Thermophysical Properties of Selected Cash Crops Grown in Ghana
In this thesis, the influence of moisture on selected physical, compressive and thermal properties of cocoa beans, shea and cashew nut and kernel were studied. Standard methodologies that have been accepted internationally and used by several researchers globally were used for the determination of the selected properties in moisture content ranges normally used for the postharvest processing of the selected crops. The results of moisture variation on physical properties of cocoa beans and cashew kernels such as 1000-bean mass, true density, porosity, emptying angle of repose and static coefficient of friction showed increasing trends with linear relationships while bulk density decreased linearly for cocoa bean and cashew kernel samples. The compressive strain and Young’s Modulus for cocoa beans decreased linearly with moisture from 0.009 to 0.0045, and 1300 to 205 MPa respectively. However the compressive stress decreased exponentially with increasing moisture content from 1.5 - 0.3 MPa while the crushing energy had more positive linear function with moisture content and increased from 0.013 - 0.2 J. For shea kernel, compressive stress, compressive strain and Young’s Modulus decreased linearly from 2.0 - 0.8 MPa, 0.0085 - 0.002 mm/mm and 2000 – 100 MPa with increasing moisture content. Crushing energy increased non-linearly from 0.005 - 0.13 mJ in the moisture content range of 5% - 24% w.b. The compressive stress, strain, and Young’s modulus for the cashew kernel increased from 0.214 - 1.214 MPa, 0.355 - 0.472 mm/mm, and 2.446 - 6.416 MPa respectively as moisture content increased from 5.0 - 9.0% wb. Thermal conductivity increased linearly for ground cocoa beans sample from 0.0243 - 0.0311 W/oCm and for ground shea kernels from 0.0165 - 0.0458 W/oCm in the moisture content range of 12.59 - 43.84%w.b. at a constant bulk density of 295 kg/m3. Specific heat, thermal conductivity and thermal diffusivity for ground cashew kernel were found to increase linearly from 1586 – 1756 J/kgº., 0.2103 - 0.2296 W/mK and 2.369×10-7 - 2.588×10-7 m2/s with increasing moisture content from 5.0 - 9.0% w.b. Keywords: Cocoa beans, shea kernel, cashew kernel, physical properties, compressive properties, thermal properties, moisture content. iii Contribution to Science and Technology From this study, the following have been established and therefore added onto the scientific knowledge on engineering properties of food materials: 1. The publication on the physical properties of cocoa beans has been cited by 96 related articles as found in google thus contributing to information on physical properties of food grains. 2. The findings on crushing energy provide useful information for food and agricultural engineers in the design of suitable cocoa beans, shea and cashew nut crackers. 3. In a bid to mechanize the various unit operations involved in the postharvest processing of shea and cashew kernel, information and data on the behaviour of these strength properties as a function of moisture is needed. These data when utilised fully will not only save energy but will promote the design and development of effective and efficient processing machines. 4. Attempts have been made to optimize the drying process and to minimize internal cracking during drying of food grains with the aid of mathematical and numerical drying models, but estimation of the thermal properties of the material being dried, is also required. Data generated on specific heat, thermal conductivity, thermal diffusivity could be used in the analysis of drying processes and storage conditions. iv Publications from Candidate’s Work 1. Bart-Plange, A., Dzisi, K. A., Addo, A., Teye, E. and Kumi, F. (2012). A comparative study of some physical properties of large and medium size Cocoa beans from Ghana. ARPN Journal of Science and Technology. 2(3): 135-141, March.www.ejournalofscience.org. ISSN NO.: 2225-7217. 2. Bart-Plange, A. P. Mohammed-Kamil, A. Addo and E. Teye (2012). Some Physical and Mechanical Properties of Cashew Nut and Kernel Grown in Ghana. International Journal of Science and Nature (IJSN). 3(2): 406-415, May 2012.www.scienceandnature.org. ISSN NO.: 2229-6441. 3. Bart-Plange, A., Addo, A., Abano, E.E. and Akowuah, J.O. (2012). Compressive Properties of Cocoa Beans Considering the Effect of Moisture Content Variations. International Journal of Engineering and Technology (IJET UK). 2(5): 850-858 http:/www.iet-journals.org. ISSN NO.: 2049-3444. 4. Bart-Plange, A. Addo, J. O. Akowuah and J. Ampah (2012). Some moisture dependent compressive properties of Shea Kernel (vitellaria Paradoxa L). Canadian Journal of Pure and Applied Sciences (CJPAS), 6(3): 2113-2119, www.cjpas.net. ISSN NO.: 1920-3853. 5. Bart-Plange, A. Addo, F. Kumi, and A. K. Piegu (2012). Some moisture dependent thermal properties of Cashew kernel (Anarcardium occidentale L.). Australian Journal of Agricultural Engineering. AJAE 3(2): 65-69. ISSN NO.: 1836-9448. 6. Bart-Plange, A. Addo, S. K. Amponsah and J. Ampah (2012). Effect of Moisture, Bulk Density and Temperature on Thermal Conductivity of Ground Cocoa Beans and Ground Sheanut Kernels. Global Journal of Science Frontier Research (GJSFR). 12( 8). ISSN NO.: 2249-4626.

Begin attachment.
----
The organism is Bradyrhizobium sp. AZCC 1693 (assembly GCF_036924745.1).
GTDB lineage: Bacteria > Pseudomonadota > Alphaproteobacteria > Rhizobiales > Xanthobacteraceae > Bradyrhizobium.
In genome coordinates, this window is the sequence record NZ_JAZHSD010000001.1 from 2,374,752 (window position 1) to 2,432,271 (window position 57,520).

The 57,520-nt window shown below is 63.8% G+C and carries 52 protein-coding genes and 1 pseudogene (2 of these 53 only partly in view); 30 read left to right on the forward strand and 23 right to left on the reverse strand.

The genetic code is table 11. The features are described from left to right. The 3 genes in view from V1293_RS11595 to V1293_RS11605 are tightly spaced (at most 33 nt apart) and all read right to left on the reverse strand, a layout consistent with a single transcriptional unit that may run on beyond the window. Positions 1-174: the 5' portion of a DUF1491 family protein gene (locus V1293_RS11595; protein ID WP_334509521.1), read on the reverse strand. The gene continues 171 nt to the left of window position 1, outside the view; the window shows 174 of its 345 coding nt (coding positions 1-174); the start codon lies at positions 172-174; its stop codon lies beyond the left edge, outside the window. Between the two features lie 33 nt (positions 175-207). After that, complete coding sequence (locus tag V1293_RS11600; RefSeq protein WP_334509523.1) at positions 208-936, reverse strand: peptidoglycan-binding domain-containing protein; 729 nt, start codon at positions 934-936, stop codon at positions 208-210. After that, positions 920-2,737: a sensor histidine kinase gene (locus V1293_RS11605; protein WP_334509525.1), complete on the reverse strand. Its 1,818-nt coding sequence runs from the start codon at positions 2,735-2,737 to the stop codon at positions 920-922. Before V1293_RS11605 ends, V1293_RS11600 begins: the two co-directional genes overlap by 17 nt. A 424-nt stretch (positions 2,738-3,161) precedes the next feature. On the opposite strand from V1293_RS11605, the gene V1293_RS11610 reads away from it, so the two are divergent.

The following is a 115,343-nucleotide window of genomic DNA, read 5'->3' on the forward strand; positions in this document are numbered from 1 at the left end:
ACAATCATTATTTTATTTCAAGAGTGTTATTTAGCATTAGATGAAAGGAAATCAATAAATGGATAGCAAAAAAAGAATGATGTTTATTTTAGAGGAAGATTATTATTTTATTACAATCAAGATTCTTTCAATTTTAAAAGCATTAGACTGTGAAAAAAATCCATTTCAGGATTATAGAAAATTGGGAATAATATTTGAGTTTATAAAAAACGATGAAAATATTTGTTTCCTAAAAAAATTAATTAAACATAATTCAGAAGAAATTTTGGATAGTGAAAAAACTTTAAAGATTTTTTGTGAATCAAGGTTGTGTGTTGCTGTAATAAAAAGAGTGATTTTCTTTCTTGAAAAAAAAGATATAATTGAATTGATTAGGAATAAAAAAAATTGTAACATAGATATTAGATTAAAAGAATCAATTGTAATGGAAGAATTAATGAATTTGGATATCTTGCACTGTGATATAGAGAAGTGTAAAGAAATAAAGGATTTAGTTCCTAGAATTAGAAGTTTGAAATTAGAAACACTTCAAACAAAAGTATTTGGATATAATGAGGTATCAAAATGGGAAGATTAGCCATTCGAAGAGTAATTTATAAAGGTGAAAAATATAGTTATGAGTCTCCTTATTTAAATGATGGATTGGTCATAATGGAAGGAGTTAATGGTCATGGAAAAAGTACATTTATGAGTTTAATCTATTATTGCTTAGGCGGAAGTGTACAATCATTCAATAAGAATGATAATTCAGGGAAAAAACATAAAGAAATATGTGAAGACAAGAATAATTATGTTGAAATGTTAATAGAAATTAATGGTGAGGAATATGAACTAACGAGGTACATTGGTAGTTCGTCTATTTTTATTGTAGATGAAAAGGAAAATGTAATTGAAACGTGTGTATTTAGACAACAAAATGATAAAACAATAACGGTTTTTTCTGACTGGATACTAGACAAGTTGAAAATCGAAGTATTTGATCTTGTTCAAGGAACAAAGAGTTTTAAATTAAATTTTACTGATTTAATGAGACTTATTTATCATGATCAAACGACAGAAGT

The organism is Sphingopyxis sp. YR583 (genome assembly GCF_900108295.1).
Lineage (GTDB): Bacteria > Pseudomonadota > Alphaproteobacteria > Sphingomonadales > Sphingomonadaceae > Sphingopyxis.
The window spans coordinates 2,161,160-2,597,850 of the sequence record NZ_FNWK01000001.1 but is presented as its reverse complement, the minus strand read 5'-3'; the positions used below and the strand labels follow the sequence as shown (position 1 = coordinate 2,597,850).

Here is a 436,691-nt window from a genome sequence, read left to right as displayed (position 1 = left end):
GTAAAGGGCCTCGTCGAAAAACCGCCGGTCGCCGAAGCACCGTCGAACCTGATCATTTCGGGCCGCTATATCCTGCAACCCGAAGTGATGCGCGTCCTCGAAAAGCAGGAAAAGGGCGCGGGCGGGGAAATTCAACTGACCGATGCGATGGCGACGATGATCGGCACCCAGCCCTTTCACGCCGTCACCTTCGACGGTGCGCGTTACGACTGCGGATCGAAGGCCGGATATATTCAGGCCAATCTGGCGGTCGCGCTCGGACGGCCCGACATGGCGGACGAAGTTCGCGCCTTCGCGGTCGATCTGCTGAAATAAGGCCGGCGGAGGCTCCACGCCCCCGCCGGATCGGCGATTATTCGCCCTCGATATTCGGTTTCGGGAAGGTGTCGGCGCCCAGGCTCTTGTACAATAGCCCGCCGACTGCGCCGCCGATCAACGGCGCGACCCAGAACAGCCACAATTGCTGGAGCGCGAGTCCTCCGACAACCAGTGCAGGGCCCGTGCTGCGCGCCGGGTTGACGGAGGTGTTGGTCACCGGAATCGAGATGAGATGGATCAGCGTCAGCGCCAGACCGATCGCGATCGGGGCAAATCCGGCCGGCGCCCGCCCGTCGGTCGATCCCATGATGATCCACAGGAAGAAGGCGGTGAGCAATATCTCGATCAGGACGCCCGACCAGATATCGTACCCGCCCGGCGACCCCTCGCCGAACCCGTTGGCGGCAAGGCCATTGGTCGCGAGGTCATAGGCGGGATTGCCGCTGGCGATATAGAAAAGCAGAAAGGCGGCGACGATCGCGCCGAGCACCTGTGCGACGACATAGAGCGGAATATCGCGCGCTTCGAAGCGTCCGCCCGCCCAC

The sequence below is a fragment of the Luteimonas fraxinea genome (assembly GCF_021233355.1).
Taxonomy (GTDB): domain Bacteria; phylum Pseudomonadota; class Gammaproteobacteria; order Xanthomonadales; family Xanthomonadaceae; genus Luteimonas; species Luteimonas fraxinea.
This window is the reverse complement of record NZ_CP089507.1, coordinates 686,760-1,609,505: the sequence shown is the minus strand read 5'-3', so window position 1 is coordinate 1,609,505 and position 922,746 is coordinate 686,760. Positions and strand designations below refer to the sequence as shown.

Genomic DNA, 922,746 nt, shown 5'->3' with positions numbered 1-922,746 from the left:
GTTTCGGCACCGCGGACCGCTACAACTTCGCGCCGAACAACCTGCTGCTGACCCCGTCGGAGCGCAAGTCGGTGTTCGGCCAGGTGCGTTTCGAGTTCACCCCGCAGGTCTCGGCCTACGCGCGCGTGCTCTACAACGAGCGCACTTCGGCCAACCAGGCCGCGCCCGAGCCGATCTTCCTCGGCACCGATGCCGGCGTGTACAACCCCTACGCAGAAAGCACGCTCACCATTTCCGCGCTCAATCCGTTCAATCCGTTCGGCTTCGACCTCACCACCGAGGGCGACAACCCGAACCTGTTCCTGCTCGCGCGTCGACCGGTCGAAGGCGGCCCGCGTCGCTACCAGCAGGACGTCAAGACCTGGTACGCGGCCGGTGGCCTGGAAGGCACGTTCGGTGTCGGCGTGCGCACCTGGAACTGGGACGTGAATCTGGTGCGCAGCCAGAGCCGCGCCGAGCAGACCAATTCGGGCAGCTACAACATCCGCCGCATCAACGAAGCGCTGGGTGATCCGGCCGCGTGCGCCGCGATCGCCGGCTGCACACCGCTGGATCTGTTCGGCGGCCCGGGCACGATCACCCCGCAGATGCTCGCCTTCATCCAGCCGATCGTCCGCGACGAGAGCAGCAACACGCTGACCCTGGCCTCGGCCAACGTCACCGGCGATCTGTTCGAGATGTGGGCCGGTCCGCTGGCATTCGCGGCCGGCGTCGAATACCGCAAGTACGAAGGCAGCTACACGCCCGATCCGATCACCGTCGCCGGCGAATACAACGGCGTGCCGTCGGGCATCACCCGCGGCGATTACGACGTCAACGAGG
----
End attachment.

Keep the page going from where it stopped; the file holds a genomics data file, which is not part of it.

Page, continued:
Thesis submitted to the Department of Agricultural Engineering Kwame Nkrumah University of Science and Technology in fulfillment of the requirements for the degree of DOCTOR OF PHILOSOPHY PhD, Food and Postharvest Engineering